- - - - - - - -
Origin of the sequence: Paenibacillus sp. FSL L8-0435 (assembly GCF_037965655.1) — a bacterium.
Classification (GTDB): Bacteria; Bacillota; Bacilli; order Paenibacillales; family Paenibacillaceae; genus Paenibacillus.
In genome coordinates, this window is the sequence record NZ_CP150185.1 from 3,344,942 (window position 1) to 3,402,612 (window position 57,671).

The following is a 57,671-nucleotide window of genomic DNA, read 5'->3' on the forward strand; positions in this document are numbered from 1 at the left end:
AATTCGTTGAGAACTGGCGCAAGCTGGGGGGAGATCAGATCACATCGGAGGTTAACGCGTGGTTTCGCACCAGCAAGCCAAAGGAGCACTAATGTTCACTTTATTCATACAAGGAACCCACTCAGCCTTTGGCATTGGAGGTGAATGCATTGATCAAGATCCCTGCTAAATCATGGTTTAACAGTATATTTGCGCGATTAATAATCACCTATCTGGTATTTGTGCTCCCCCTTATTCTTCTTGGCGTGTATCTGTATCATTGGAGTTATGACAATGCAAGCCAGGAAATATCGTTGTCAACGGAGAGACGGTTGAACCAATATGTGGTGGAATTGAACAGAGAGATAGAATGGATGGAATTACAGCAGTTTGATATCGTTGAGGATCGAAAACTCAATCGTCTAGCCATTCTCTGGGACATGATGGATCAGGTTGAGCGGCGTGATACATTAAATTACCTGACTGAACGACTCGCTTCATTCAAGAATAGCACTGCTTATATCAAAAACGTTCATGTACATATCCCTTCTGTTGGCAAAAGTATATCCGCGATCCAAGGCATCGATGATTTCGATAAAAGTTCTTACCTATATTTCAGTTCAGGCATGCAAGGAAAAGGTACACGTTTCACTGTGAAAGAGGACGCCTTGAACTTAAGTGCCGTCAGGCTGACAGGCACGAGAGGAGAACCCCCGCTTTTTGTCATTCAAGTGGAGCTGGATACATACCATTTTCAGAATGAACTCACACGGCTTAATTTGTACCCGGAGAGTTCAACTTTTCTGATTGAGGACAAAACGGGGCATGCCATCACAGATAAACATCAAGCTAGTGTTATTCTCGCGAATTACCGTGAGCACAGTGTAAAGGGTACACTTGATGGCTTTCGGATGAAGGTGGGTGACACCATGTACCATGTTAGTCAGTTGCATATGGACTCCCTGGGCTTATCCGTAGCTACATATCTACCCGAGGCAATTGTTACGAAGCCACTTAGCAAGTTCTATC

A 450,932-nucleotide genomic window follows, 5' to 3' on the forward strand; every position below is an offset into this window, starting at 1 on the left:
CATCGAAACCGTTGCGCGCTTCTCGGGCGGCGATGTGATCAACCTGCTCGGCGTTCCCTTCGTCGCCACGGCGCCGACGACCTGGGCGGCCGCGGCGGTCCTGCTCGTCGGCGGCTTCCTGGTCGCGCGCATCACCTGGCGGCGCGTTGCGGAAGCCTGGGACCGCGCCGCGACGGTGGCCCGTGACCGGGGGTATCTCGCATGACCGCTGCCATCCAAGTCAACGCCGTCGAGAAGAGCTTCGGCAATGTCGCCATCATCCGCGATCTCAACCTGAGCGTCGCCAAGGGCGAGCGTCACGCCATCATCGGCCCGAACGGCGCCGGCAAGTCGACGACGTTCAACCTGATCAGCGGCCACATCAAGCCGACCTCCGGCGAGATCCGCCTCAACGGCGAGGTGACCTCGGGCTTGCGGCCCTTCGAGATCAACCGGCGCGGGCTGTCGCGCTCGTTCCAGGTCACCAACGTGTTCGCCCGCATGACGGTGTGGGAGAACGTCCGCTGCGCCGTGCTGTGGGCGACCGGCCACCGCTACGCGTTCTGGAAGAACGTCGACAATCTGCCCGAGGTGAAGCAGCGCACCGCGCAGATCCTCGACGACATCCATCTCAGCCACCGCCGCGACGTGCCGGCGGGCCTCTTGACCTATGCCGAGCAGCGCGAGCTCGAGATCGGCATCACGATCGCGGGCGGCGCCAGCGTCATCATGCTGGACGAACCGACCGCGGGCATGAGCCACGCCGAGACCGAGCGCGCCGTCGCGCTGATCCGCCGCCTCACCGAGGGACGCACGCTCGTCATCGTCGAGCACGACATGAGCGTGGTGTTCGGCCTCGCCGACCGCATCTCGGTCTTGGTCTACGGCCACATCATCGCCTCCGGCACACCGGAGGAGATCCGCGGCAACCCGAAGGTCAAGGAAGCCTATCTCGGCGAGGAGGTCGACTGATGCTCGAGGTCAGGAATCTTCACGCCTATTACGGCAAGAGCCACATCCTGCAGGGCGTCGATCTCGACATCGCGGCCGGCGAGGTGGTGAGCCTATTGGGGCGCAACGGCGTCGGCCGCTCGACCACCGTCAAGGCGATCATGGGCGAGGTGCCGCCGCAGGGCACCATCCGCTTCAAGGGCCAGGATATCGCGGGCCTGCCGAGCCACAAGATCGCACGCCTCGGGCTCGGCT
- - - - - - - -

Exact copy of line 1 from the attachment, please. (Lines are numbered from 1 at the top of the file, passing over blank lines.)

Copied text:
Origin of the sequence: Paenibacillus sp. FSL L8-0435 (assembly GCF_037965655.1) — a bacterium.